Designing Creativity (Pt. 1)

What if 65% of students will work in jobs not yet existing?

How do we get ready for an unknown job with unknow requirements and in even more unknown fields?

Some steps can already be taken now. For example, one step is developing a T-shaped knowledge. Familiarity with different fields helps us foresee where future changes and opportunities may happen. Moreover, it gives us a headstart in case we decide (or are forced) to switch careers. In her book The Shift, professor Lynda Gratton actually describes a “carousel career” – becoming an expert in one field, then taking sabbatical time and switching to a different one – as a plausible career path.

For this reason, developing the ability to learn new things quickly will be crucial. People will be expected to become more and more self-directed learners, ready to devote up to one third of the year to study. And with tools such as OER (open educational materials), MOOCs and learning apps, learning won’t be just more accessible – it will become inevitable.

But what else do we need to imagine what is not yet existing?

A look into the future

Actually, this is what intellectuals and writers have been doing since humanity was born. Science fiction in particular has foreseen many inventions (and jobs!) of today, and scientists have taken inspiration from the strange devices described in these books and movies. For example, before the launch of Facebook&co., no one would have imagined a job like “social media manager”. But Ray Bradbury, John Brunner, Arthur C. Clarke and others had already described their versions of Google, Youtube celebrities, fake news and Tinder.

Creatives can see (and even create!) the future, even when it doesn't exist yet.

On the other side, history is full of companies who weren’t able to imagine these shifts on time, or who didn’t realise their potential until they were lagging behind. Think of Blockbuster’s lost chance to buy Netflix, Blackberry and the rise of touch screens, or Kodak’s refusal to switch to the digital.

There are a thousand reasons for each of these stories. But the connection I want to make here is that, ultimately, it was also a matter of creativity. Not all sci-fi writers are scientists, but they are able to predict our times because they have a bigger vision of the context they are writing into. They can see where gaps in knowledge and technology are – and imagine what kind of seeds they would generate. These are the two sides of true creativity.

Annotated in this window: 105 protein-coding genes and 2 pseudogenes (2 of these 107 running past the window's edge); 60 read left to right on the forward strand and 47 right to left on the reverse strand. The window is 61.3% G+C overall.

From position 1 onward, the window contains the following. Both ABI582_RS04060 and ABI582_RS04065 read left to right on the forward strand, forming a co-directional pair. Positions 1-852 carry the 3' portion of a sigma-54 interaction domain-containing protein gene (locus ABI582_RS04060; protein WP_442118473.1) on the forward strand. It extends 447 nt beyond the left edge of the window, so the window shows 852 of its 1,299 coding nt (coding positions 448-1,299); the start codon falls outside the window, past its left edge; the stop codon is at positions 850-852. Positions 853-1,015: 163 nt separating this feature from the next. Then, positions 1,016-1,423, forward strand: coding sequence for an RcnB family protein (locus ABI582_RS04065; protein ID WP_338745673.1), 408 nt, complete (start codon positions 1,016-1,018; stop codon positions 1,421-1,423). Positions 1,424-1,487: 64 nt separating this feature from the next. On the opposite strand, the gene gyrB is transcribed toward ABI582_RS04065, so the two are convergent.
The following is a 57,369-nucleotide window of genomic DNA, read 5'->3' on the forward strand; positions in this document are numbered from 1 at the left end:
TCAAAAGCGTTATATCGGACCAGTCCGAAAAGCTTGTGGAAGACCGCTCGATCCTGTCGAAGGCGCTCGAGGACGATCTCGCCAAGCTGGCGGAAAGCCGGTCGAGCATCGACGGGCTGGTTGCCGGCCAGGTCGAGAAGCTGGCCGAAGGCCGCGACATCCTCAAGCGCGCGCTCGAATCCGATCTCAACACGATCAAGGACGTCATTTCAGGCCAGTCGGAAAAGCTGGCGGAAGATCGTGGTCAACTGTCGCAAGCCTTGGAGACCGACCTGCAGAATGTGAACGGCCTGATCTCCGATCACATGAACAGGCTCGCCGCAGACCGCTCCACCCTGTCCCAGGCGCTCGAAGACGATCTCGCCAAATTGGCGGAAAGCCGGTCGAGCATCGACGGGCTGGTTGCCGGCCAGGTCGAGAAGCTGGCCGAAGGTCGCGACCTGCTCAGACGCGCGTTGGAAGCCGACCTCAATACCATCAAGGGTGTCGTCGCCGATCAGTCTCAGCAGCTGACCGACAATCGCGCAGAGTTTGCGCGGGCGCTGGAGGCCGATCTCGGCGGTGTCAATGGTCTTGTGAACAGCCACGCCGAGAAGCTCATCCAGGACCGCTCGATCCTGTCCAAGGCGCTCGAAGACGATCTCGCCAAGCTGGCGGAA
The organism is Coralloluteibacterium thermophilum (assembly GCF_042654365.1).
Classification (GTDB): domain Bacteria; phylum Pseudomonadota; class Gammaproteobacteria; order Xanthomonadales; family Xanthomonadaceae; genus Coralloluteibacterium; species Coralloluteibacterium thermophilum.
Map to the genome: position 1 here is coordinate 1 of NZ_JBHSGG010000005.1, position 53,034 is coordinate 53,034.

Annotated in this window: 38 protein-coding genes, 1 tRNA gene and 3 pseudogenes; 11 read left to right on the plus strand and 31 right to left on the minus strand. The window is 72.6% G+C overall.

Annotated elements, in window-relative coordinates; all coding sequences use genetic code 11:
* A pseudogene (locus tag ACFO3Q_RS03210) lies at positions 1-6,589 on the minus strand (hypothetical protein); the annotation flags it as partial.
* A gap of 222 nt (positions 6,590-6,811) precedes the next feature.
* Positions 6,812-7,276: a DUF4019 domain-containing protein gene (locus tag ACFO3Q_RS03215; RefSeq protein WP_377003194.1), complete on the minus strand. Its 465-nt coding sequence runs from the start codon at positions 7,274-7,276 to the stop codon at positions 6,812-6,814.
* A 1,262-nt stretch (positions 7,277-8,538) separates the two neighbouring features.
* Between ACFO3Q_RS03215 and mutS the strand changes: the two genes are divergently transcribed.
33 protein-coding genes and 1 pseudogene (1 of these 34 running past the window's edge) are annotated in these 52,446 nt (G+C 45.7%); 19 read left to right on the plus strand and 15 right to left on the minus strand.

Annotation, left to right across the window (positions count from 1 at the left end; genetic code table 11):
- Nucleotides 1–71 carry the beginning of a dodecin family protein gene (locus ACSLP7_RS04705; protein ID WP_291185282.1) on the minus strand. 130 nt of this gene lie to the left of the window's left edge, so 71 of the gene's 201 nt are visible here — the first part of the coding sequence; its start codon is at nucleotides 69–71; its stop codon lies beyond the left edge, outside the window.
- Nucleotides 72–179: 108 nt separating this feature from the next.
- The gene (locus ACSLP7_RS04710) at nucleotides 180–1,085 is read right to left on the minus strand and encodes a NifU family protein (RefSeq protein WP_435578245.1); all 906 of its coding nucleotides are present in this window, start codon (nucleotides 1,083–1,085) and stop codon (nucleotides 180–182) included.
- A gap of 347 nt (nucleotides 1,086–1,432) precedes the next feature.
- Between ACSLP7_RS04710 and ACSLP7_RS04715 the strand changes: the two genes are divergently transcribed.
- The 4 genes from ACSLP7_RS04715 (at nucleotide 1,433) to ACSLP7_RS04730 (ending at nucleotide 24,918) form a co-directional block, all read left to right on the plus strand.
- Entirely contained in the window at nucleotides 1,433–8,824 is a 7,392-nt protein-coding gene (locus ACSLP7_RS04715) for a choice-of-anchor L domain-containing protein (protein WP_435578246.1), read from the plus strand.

Discovering possibilities

Research specialist for the LEGO Foundation Elisabeth McClure calls them originality and relevance, and it’s their combination that fosters creativity. But while we are all familiar with originality – and actually, we often equate it to creativity –, what we sometimes miss is that creativity is born out of a context. Creativity is understood only in the frame of the time and space it lives into.

We still consider creative the greatest artists and inventors because we understand the impact they had on their time. Einstein and Picasso were innovative, but because of their time. Not only did they had a deep knowledge of their fields, they were also deeply immersed in their contemporary world. Connected to what was happening, able to spot the edges, see where they could push for new possibilities, unafraid of making mistakes because they are opportunities to learn and discover something more.

Creativity is present at every stage of the design thinking process, but few see the connection with the prototyping phase. And yet, aside from the Empathy stage, this is the stage where we are more immersed in the context we are creating for. We actually replicate the context, allowing people to test a version of the future we are trying to implement and the designers to refine and improve the prototypes so that they can best serve the context it was created for.

The dimensions of creativity

“I haven’t failed. I’ve just found 10,000 ways that won’t work.” – Thomas Edison

To imagine what doesn’t exist, we have to get ready to fail. If we are learning or creating something new, we are charting new territory – and mistakes not only are inevitable, but can also lead to the most important discoveries. Edison’s story of his 10000 versions of the light bulb is world-wide famous, but the history of science is full of examples of how failures were necessary in the creative cycle.

However, how many of us are actually afraid of mistakes? If we think about how assessments are planned today, most students learn that there’s only one right answer and, if they fail to find it the first time, there won’t be recovery, just a bad grade. Numerical measures of learning and tight-packed programs with close deadlines don’t leave space for students to learn from their mistakes (and frame them in a more positive light), and teachers too lose a valuable opportunity to help their students gain deeper knowledge of their subjects.

One of the biggest obstacles to creativity is exactly fear of faliure, and that’s where the Prototype stage of design thinking can lend a hand. During this phase, it’s vital to make mistakes. Because it’s vital to iterate, experiment and explore many different solutions. Testing a prototype with the people it ought to serve can give us precious insights, and this is something that we can’t find if we don’t put ourselves out there. That’s why new educational approaches are teaching students and teachers to reframe failures as a fundamental, even playful moment on the long road to learning.

P.S. For a complete list of the articles in this series, please read here.

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